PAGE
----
How one woman — and three doctors using advanced technology at MidHudson Regional Hospital — took on breast cancer and won.
By Laurie Yarnell As seen in the May/June 2019 issue of Advancing Care
n July 2017, Laura Bullock, 52, of Hyde Park, had an appointment for a routine — or so she thought — annual mammography at MidHudson Regional Hospital, a member of the Westchester Medical Center Health Network (WMCHealth).
Though she had dense breast tissue, Bullock, who runs an online antique-and-vintage-wares shop from her home, did not have a history of breast disease. As with all on-site screenings, her mammogram was read immediately by Salvatore V. Raccuia, MD, Director of Breast and Women’s Imaging at the hospital’s Women’s Imaging Center. Part of the Redl Center for Cancer Care, it offers three-dimensional (3D) mammography to its patients, including Bullock.
Dr. Raccuia pointed out to Bullock that there were small calcium deposits in her right breast. Appearing as small white specks on imaging, they can sometimes be the first sign of cancer. “If you were my family member, I would advise you to have a stereotactic-guided needle biopsy,” Bullock recalls him saying.
If this topic is something you or a loved one might need help with, please don’t hesitate to reach out by clicking here or calling 845.483.5997
When the biopsy results were received, Dr. Raccuia called to deliver the distressing news: Bullock had invasive ductal carcinoma breast cancer. “He was very compassionate, but of course I was devastated,” says Bullock. A subsequent lymphnode biopsy revealed the welcome news that the cancer had not spread.
For Bullock and her husband, Dave, parents of a 17-year-old son, life had just returned to normal. Dave, 62, a retired U.S. Army colonel who works in park administration for the National Park Service, had been diagnosed with prostate cancer in November. He underwent a prostatectomy, or surgical removal of his prostate, in January. By July, he was fully recovered and cancer-free, but now his wife had cancer, too.
Laura Bullock, pictured here at The Den of Marbletown museum in Kingston, is now cancer-free and can continue her hobby of collecting antique dolls and teddy bears.
“At first, I was inconsolable,” recalls Bullock. “I couldn’t eat or sleep and had no energy. But then I realized I had to look for the good in-between the bad stuff and grab it. That’s living, and in this way, having cancer taught me how to live.”
Breast surgeon Robert Frisenda, MD, performed a mastectomy that August; a permanent implant was also placed in her breast by plastic surgeon Lawrence Enisman, MD. Lab tests on the removed tissue revealed that her cancer, a stage 2A condition (still contained to the immediate area), was gone.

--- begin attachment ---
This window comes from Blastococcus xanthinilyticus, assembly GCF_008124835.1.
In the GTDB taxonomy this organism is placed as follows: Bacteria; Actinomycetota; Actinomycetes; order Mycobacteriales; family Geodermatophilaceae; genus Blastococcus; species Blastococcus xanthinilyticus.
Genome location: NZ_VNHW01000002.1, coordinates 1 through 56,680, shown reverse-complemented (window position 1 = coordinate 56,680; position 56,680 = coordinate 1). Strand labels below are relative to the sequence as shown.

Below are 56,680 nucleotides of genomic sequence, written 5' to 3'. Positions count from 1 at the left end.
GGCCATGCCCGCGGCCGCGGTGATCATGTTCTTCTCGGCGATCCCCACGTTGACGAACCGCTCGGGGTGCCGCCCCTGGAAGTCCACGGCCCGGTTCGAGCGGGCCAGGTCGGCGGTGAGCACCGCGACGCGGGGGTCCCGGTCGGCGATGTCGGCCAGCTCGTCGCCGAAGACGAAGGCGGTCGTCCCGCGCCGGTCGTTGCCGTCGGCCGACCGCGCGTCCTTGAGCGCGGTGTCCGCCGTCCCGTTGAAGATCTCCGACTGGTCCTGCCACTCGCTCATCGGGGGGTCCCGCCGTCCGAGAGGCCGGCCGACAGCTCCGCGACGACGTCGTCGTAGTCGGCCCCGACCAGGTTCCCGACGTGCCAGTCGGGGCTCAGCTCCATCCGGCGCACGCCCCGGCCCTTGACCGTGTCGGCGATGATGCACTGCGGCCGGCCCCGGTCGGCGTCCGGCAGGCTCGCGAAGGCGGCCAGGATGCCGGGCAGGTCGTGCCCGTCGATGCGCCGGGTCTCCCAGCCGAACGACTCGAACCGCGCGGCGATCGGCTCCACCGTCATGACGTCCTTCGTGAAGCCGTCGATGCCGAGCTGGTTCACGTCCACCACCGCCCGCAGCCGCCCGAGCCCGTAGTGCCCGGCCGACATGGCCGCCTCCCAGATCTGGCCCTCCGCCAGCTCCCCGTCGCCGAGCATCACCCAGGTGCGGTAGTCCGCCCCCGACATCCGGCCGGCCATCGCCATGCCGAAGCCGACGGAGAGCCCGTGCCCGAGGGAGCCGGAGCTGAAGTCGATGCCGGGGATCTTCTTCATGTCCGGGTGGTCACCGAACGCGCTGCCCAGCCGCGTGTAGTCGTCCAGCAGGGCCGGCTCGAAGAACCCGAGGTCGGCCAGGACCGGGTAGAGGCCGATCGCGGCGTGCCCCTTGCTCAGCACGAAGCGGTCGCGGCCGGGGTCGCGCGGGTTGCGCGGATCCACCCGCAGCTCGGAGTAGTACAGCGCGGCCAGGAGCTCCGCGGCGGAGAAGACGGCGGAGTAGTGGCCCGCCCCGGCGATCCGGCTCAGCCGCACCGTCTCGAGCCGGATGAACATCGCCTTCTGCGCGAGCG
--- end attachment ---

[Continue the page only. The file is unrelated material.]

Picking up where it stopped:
That September, Bullock met with oncologist Christine Pellegrino, MD, who recommended an Oncotype DX pathology test on her tumor to determine the best course of treatment. Results revealed that Bullock would not need chemotherapy. “I was ecstatic,” she recalls. She would, however, need to take Tamoxifen, an estrogen blocker, for the next five to 10 years. “What Laura personifies is more of the typical woman that is diagnosed today,” says Dr. Pellegrino. “We see more women who have estrogen-receptor-positive breast cancer and thus don’t need chemo.”
In October, Bullock had the prophylactic removed and the left breast reconstructed. And while she must see Dr. Pellegrino every six months for blood work and an exam, the good news is that she is now considered cancer-free. “Laura is in a low-risk category,” explains Dr. Pellegrino. “The risk of her tumor recurring is in the 10-percent-or-less range.”
“Breast cancer today is not a death sentence,” says Dr. Pellegrino. “We’re in a very exciting time in oncology and the world of breast cancer,” she continues. “Every day we learn something new, and even women with metastatic breast cancer can now live years with the disease.”
Bullock and husband Dave, a cancer survivor, as well, are back to enjoying days out together.
Adds Dr. Raccuia: “Imaging has progressed so much; 3D mammography allows us to pick up more cancers when they are smaller and less likely to be life-threatening,” he explains. “The cure rate for these smaller cancers is very high.” In fact, a recent study concluded that 3D mammography, when used with standard digital mammograms, increased breast cancer detection by more than 40 percent.
“It’s terrifying for any woman to lose her breast,” Bullock reflects. “But I had a realization that I am not my body, and my body doesn’t define who I am.”
Today, Bullock is back to enjoying time with her family, including two mini-poodles and two guinea pigs, making pottery and collecting antique teddy bears and dolls. “Early detection is really important,” she stresses. Dr. Raccuia concurs. “Screening mammograms save lives. Anyone over 40 should have an annual screening mammogram, regardless of the presence of any symptoms,” he recommends.
“Go for a screening and evaluation, and don’t let the fear consume you,” says Dr. Pellegrino. The earlier you pay attention to something, the better the outcome. Get it done and move on.”